On any given Monday morning, most of us struggle to get out of bed as we dread the inevitable work week. We yawn, we stretch, and we drift in and out of sleep. Throughout the day, we feel exhausted both mentally and physically. The Sunday Night Blues or a lack of sleep aren't the only things sapping our energy — sleep loss could be a sign of several serious illnesses.

Our 24/7 lifestyle can lead us to feel exhausted or run down, and affect our sleeping patterns. This is because “we are never turning off” according to Dr. Gabrielle Francis, a naturopathic doctor at The Herbal Alchemist in New York City, N.Y. “This syndrome is also known as ‘wired and tired,'" she told Medical Daily.

Fatigue is an American epidemic that is one of the most common complaints physicians hear. It is quite prevalent in the general population, with 28 percent reporting fatigue. This could be the result of expending more energy than we can take in, but it could also be a red flag for more serious conditions.

Below are the signs of fatigue we shouldn't ignore.

Sleep Apnea

The feeling of being "dead tired" may be attributed to how soundly we sleep at night. Snoring is a common characteristic of sleep apnea, which affects more than 18 million Americans. Obstructive sleep apnea, the most common of three types (i.e., central, mixed) occurs when soft tissue in the back of the throat collapses and obstructs the airway, causing us to repeatedly stop breathing during sleep. This is excessive daytime sleepiness — when we fall asleep easily and sometimes inappropriately, with loud snoring.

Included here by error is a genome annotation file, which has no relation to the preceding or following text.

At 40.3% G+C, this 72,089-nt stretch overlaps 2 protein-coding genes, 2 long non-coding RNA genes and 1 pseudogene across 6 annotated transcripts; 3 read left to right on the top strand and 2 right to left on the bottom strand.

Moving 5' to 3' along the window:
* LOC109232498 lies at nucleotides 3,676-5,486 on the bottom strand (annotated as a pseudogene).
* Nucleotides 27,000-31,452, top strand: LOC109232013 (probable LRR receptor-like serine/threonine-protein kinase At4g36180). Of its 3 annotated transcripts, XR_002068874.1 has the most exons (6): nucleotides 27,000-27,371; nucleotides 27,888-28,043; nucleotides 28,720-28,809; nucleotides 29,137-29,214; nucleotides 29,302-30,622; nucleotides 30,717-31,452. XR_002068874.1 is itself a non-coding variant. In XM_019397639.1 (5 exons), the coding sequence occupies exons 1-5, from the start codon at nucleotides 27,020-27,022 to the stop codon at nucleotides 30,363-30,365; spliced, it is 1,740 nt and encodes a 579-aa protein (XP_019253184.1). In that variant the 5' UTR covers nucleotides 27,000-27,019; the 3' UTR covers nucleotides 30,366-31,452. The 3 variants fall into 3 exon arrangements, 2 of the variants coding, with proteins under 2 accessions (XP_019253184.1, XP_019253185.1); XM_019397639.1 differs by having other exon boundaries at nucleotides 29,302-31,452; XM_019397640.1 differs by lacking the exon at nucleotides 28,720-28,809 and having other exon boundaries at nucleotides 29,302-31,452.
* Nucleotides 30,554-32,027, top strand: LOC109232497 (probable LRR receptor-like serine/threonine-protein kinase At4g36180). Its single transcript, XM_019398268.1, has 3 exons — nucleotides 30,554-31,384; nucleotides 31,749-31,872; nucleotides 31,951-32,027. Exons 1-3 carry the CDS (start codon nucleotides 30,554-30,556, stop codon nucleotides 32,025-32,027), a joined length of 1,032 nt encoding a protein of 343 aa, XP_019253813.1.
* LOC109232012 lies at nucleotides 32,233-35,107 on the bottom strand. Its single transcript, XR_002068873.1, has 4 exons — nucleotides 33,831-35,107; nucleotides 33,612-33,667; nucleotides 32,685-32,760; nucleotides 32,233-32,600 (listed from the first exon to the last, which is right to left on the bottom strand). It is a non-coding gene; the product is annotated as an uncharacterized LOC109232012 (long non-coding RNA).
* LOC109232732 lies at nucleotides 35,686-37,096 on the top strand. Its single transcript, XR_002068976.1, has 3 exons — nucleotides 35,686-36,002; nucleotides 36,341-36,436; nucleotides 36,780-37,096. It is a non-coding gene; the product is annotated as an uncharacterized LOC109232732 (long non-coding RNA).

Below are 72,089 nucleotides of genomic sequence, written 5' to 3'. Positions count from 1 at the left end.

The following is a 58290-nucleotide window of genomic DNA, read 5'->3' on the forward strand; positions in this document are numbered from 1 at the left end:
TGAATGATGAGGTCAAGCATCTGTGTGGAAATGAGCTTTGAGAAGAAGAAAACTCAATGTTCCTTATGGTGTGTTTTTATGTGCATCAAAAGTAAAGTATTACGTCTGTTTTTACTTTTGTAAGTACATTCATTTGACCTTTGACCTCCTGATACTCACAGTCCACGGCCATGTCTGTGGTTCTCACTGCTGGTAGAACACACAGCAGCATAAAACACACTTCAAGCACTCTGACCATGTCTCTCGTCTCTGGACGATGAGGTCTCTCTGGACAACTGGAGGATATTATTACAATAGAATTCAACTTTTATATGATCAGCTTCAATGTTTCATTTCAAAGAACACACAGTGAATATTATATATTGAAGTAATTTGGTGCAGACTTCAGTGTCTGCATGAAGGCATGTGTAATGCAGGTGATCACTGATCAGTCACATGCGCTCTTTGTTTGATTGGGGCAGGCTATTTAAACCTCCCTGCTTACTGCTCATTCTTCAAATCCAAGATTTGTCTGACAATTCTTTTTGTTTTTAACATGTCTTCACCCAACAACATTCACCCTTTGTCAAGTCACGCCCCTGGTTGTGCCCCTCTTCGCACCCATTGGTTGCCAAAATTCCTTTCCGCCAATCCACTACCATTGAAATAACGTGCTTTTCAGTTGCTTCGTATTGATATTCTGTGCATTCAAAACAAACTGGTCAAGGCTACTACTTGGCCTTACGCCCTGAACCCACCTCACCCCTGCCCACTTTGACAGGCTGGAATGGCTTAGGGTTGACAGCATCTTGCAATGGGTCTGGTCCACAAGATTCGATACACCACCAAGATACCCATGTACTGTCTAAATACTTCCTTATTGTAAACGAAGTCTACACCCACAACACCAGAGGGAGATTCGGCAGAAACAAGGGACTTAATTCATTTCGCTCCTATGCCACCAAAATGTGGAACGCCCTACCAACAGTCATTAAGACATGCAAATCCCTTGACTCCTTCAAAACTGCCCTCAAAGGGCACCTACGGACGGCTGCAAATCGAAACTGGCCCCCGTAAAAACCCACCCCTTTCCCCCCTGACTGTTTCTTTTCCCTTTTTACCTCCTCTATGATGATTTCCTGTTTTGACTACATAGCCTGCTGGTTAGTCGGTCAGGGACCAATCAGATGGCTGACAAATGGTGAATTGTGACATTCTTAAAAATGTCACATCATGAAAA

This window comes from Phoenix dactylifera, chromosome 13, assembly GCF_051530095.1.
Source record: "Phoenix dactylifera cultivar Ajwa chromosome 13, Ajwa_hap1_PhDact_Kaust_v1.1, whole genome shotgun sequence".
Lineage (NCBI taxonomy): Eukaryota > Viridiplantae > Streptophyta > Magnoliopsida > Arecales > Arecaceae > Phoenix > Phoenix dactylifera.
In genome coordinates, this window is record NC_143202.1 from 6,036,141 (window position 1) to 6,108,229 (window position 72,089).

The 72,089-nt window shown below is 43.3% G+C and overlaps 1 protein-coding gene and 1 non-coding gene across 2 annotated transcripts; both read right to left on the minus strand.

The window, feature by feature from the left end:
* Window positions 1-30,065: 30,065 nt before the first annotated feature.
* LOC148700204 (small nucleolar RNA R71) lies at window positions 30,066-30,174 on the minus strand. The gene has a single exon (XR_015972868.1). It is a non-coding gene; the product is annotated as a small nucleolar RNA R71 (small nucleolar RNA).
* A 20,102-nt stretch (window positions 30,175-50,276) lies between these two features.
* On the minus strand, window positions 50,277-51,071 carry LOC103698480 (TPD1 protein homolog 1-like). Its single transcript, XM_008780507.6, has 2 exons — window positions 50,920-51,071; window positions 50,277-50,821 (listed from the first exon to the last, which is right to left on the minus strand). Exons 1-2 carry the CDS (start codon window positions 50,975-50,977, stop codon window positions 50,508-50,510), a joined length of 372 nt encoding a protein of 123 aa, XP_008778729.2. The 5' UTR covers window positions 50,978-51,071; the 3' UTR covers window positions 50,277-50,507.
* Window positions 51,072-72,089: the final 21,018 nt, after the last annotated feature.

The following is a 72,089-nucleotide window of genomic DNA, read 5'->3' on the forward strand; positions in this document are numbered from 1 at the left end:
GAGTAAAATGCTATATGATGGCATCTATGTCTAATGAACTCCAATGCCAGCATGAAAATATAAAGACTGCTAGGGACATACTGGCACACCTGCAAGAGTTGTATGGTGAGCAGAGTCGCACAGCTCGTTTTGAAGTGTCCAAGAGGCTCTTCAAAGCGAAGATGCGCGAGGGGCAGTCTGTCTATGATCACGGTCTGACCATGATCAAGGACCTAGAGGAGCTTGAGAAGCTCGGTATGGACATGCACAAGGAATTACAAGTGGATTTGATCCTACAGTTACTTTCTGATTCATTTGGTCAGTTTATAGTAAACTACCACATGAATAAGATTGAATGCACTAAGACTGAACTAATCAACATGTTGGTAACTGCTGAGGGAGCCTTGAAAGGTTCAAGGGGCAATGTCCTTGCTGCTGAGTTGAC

The disorder prevents us from getting enough oxygen during sleep, which is why we won't get real rest during the night. The brain notices you're not getting rid of CO2 and often wakes you up briefly in an alarmed state


Feeling sluggish, irritable, weak, or unable to focus could be a sign of an iron deficiency, or anemia. The disorder makes it difficult for blood to move oxygen around the body because it decreases the number of red blood cells so that insufficient oxygen is getting to the cells for energy production.

"When you have decreased oxygen going to your brain & to all of your muscles & organs, you feel fatigued" Dr. Donnica Moore, a physician trained in gynecology and women's health, told Medical Daily.

Thyroid Problem

The thyroid is commonly known to regulate our metabolism, specifically metabolic rate. Anything that reduces thyroid hormone production will lower the metabolism to conserve energy, making us feel constantly tired.

"If minerals like magnesium, manganese, selenium or iodine are low, the thyroid cannot make enough hormone and fatigue will set in," Dr. Scott Schreiber, a chiropractic physician, double board certified in rehabilitation and clinical nutrition in Newark, Delaware told Medical Daily.

Heart Disease

The heart is the pump for the circulatory system, so if the heart is compromised, it will not pump efficiently or circulate well, leading to fatigue. This is a common symptom in congestive heart failure. Exercise intolerance and fatigue are the most common symptoms of heart failure.

“As a result, the body diverts blood from lesser important areas like the limbs, so that it can protect the most vital organs (eg heart, lungs, brain),” she said.

Many people with heart disease take medications that cause fatigue as a side effect.


Women who hit menopause will often cite bouts of tiredness as a symptom. Menopause is also accompanied by a decrease in metabolism. The incidence of hypothryoidism (low-acting thyroid) greatly increases after menopause, and continues to do so with increased age.

Moore notes: “Changing hormone levels (estrogen, progesterone, thyroid and adrenal hormones) which are all involved in regulating cellular energy in the body, can also contribute to fatigue.”